The feed was banged on top of the table, without so much as a word. The new diet had caused some friction.
Kerry played Laois in the Leinster Championship in Austin Stack Park in Tralee yesterday. Yes, Tralee is in Leinster. New York and London are in Connacht and The Glens of Antrim are part of Greater Leinster.
The only day we get to stroll through the dark parks and pathways in the company of old and new souls is almost upon us. ‘Darkness into Light’ is the annual walk through the darkest hour of the night, the hour just before dawn when the black of the sky gives way to lighting up time.
There was a time when queens defeated their opponents by beheading them downtown in The Tower. Katie Taylor, the Queen of Boxing, cut up the bloodied German Nina Meinke at Wembley Stadium on Saturday.
I'd nearly have left out wasp food for him from the pet shop if Munster had beaten Saracens and made it through to the European Champions Cup final.
The British Army weren't likely to be caught out for a second time on this day 100 years ago. The year before, in 1916, the army were on the lash at the Irish Grand National in Fairyhouse when the rebels were taking over Dublin.
The Kerry-Dublin story never ends. The story is one of heroism, glory, skill, drama, conflict, controversy, victory, defeat and yes, respect too.
The Man Who Knows Everything tells me Kim Jong-un has missiles at the ready to bomb the United States. "All he has left to do is to pick the colour of the paint," my acquaintance says.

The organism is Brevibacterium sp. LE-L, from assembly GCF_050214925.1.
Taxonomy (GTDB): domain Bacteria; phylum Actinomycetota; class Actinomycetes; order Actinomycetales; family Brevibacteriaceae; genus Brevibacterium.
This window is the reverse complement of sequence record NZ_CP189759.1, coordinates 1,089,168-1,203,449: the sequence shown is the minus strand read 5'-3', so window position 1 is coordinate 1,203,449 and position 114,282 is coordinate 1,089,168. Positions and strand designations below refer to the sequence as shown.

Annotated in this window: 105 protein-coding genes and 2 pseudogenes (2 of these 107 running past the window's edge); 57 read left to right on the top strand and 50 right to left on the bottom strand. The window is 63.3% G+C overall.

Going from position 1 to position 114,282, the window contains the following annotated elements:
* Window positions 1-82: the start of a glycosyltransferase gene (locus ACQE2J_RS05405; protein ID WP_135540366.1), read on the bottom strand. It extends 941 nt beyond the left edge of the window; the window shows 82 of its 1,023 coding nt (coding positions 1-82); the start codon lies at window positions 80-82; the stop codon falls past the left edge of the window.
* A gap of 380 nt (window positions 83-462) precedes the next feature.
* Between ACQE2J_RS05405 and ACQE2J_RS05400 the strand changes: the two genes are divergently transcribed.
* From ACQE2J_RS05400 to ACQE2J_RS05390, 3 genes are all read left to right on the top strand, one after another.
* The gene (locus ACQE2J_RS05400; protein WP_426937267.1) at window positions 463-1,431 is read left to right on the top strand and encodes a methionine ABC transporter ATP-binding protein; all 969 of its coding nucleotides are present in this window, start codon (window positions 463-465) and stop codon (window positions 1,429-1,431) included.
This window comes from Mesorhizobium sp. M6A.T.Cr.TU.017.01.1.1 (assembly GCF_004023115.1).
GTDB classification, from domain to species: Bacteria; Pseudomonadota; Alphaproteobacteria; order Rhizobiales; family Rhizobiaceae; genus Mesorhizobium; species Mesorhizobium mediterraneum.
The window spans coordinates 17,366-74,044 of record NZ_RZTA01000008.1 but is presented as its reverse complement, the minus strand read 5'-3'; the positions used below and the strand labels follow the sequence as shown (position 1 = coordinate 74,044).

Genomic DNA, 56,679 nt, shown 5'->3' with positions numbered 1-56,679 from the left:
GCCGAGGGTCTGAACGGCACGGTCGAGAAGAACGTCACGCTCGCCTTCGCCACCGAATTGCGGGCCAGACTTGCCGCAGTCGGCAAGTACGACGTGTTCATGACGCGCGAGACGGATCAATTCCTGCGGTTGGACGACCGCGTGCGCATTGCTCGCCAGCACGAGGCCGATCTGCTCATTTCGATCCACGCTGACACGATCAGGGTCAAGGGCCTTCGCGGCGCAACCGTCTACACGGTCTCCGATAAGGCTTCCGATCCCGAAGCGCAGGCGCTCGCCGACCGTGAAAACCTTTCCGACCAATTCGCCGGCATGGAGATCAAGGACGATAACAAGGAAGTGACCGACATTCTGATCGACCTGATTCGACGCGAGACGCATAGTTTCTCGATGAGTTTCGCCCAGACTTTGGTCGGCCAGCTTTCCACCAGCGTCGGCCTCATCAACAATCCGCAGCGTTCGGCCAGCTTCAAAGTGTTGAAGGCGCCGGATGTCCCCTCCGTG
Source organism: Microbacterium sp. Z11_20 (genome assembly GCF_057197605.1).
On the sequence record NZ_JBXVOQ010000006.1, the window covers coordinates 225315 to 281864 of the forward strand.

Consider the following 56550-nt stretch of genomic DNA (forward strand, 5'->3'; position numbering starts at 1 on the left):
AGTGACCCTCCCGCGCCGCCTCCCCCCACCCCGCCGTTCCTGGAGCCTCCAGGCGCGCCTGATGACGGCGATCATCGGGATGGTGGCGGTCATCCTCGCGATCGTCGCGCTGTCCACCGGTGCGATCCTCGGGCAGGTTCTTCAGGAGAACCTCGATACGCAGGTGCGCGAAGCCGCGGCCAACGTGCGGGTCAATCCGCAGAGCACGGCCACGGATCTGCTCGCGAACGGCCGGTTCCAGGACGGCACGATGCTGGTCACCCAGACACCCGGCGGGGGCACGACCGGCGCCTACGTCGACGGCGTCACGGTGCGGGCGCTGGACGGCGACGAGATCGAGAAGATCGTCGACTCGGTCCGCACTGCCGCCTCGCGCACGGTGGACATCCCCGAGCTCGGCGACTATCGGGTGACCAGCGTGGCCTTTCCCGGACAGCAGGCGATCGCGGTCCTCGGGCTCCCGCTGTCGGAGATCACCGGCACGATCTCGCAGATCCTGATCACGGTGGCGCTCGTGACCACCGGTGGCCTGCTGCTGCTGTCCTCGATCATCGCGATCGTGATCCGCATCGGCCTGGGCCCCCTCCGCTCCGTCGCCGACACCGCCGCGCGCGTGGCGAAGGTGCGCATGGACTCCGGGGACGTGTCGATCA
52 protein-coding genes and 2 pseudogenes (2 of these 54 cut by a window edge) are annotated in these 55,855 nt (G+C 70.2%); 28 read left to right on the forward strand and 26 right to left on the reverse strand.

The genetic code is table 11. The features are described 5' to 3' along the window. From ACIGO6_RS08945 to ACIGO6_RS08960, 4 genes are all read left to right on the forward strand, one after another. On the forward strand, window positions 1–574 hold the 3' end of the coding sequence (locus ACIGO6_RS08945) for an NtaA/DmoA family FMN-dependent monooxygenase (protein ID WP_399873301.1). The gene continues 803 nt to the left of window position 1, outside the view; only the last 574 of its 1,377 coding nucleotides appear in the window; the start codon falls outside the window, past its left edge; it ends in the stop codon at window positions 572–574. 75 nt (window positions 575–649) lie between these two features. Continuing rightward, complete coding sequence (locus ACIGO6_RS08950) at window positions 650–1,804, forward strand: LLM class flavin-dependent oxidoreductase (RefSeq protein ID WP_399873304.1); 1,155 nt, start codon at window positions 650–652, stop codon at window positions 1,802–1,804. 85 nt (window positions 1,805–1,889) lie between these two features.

I knew for sure Munster would win when my spotter noticed the cut grass lying down for ripening in a field too tiny for silage.
There I was, alone in the sitting room where broken lives are fixed, and stories never told before are told for the first time.
I searched Dublin for Welsh soccer fans on Thursday last. There wasn't even one to be found on the eve of battle.
The words redemption and forgiveness come straight from the lexicon of the Catholic Church. So do we forgive all sins, or none, or some? The first part of the Catholic process of forgiveness is sorrow and the second part is to make amends.
The Hill came on tour to Tralee on a night when their team moved mountains.
Bishop Eamonn Casey was laid to rest in Galway on Thursday, but where will he end up? Let us imagine then we are sitting there in The Court of the Pearly Gates watching his case unfold. The case for the prosecution is strong.
The Dubs never bring their own sandwiches. And they don't own tea flasks or hip flasks either.
This is a story of love, bullying, pecking orders, post-traumatic stress, betrayal, the abandonment of monogamy - if such a concept ever existed - death itself, and the shortest foreplay ever.
The moon over Cardiff was washed in a passing grey cloud formation but it was still possible to make out the all but full shape.
It will be Friday before we know it, goes the oft-spoken Monday morning consolation. And as you chip away at the quarry-face, remember it's only five days to go to Friday, as it always is on Mondays, Five days too is the journey time to Ireland versus Wales in the Six Nations.
The Irish people have the hump over the straw that broke the camel's back.
I was watching an Attenborough from the sofa, which is a very safe place to be, unless there are bins to be put out.